When you learn a simple song
How is it that it stays so long?
Why is it that the simple songs we learned in childhood seem to remain with us? These songs we sung so frequently as we grew become so familiar that we can sing them to the children that come into our adult lives!
Singing is one of the easiest things caregivers can do to help young children get ready to read.
Singing provides so many early literacy benefits. Among these benefits are repetition and rhyming – two building blocks for reading.
To start with, because children love singing so much, you can read rhyming books that are very singable. Or just add a tune as you read any book, and, voila, you’re singing it!
Here are some of the additional benefits of singing:
- Songs can teach children new vocabulary words, like “fetch” and “stout” from singable Mother Goose rhymes.
- Songs tell stories, like A Frog Went a’ Walkin’, which reinforces narrative skills.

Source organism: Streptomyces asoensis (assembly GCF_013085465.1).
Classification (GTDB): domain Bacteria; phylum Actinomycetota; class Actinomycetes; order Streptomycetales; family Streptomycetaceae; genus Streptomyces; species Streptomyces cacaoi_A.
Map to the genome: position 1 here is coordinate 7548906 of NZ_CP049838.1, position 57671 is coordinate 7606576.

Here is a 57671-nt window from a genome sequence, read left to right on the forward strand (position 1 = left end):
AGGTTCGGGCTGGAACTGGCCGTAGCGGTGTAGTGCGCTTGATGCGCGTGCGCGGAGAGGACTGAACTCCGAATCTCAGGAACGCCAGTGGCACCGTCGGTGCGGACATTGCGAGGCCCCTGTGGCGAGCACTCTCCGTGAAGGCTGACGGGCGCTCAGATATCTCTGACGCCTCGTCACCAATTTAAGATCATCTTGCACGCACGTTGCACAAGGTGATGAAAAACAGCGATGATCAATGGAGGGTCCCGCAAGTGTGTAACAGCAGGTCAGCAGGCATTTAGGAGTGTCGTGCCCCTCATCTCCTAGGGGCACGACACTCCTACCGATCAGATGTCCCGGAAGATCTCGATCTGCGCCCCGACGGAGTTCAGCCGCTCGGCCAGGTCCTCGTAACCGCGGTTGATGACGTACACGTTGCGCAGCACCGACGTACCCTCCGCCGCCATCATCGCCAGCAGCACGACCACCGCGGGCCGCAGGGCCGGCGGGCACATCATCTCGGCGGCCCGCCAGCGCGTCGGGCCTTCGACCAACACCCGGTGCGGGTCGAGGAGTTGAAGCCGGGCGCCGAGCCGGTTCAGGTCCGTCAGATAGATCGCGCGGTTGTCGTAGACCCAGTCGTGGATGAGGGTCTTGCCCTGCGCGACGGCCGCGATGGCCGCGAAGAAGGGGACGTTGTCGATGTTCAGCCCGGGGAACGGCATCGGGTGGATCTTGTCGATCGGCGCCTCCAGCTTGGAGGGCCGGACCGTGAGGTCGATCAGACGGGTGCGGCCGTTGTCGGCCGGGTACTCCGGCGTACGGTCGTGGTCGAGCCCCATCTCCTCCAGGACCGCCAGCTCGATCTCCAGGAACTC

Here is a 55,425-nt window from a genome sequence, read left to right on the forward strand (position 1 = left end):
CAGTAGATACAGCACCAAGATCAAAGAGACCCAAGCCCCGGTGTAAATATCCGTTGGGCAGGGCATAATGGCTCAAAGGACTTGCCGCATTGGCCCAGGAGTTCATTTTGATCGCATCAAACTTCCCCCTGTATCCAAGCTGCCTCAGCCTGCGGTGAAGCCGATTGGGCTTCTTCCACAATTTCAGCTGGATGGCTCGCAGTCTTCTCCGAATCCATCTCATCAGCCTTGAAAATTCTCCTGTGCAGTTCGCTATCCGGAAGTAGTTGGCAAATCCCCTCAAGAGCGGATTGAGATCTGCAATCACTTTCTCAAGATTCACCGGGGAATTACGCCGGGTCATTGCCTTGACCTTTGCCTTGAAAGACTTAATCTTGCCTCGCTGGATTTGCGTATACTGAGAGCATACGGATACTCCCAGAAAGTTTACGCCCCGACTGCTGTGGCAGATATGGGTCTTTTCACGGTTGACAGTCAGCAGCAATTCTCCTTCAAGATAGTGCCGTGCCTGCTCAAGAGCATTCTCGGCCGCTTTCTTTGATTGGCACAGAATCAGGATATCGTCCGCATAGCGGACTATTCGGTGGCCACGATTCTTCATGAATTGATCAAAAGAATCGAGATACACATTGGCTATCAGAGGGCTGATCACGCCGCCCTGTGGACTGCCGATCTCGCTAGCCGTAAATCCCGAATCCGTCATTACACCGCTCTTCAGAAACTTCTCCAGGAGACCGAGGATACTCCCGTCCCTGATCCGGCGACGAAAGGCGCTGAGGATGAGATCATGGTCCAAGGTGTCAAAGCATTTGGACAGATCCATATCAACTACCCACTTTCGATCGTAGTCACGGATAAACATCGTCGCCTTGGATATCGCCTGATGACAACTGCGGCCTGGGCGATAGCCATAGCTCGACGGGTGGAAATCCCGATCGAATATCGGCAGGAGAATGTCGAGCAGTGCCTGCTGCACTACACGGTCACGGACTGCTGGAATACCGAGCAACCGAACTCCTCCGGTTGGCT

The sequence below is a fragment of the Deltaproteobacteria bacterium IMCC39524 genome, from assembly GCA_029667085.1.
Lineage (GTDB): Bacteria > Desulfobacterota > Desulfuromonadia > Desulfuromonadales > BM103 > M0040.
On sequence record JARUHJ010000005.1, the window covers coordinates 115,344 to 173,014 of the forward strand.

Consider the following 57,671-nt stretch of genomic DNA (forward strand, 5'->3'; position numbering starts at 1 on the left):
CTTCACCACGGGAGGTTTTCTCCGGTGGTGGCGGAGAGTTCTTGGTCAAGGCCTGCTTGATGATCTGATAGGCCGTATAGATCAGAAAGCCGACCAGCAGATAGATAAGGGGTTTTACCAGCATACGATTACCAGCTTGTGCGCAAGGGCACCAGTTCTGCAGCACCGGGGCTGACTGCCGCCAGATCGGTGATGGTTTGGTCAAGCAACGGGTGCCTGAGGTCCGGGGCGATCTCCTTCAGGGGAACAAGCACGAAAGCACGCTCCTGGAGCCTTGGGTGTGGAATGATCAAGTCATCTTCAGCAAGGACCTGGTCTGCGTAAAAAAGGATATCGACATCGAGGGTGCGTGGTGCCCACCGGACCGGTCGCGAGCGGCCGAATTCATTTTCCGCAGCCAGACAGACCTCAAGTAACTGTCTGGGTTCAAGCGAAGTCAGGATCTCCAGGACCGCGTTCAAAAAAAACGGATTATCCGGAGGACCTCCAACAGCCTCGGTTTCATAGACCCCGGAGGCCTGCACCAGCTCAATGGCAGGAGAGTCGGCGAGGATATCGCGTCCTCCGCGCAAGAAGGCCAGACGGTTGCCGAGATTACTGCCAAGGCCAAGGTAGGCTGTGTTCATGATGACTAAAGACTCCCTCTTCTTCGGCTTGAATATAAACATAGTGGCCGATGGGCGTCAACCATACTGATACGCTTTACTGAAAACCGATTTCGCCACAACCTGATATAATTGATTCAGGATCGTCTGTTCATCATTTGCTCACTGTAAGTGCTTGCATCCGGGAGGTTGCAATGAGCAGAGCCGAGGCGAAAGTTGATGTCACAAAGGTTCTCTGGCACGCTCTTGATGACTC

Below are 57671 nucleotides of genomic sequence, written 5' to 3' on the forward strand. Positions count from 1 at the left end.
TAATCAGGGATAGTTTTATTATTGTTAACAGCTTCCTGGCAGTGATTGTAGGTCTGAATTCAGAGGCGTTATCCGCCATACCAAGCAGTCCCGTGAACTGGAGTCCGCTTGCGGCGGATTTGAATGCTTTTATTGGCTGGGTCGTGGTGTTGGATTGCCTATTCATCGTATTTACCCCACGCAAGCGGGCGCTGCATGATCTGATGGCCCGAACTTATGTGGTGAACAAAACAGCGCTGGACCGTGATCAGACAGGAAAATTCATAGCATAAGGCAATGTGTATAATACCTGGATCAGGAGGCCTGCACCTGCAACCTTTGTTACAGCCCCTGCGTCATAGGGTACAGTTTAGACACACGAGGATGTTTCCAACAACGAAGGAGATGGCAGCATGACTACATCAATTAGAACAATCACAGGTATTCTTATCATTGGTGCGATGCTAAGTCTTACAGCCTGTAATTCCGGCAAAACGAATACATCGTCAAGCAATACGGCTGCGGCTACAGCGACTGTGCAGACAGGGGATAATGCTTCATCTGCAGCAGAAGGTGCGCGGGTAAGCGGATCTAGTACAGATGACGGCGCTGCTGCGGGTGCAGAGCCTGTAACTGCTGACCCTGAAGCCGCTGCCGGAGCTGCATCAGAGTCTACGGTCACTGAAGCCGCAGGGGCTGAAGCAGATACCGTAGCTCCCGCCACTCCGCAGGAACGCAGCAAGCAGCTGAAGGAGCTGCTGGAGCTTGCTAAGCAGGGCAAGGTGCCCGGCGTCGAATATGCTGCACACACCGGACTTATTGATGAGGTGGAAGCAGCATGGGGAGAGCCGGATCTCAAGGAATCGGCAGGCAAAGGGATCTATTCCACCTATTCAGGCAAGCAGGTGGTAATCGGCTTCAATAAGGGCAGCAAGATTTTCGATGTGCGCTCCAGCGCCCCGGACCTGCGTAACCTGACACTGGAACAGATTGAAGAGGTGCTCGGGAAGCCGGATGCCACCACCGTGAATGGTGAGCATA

- Songs help children break down words into smaller sounds, which will help them sound out words when beginning to read.
- Often you slow down your words when singing and that can help a young child to hear better.
- And then there are the three R’s: rhythm, rhyme, and repetition.
And you know what? Young children don’t care if you can’t carry a tune! They’re just happy to be singing along with you.
Here are some books to help you get started:
-Jeannie, Children's Team, Sahuarita Library
Read, Write, Talk, Sing, Play!
Singing is incredibly engaging for children and has countless early literacy benefits, which include building vocabulary, slowing down language, developing memory skills, and so much more!
Read more about early literacy and how you can make a difference in your child's life.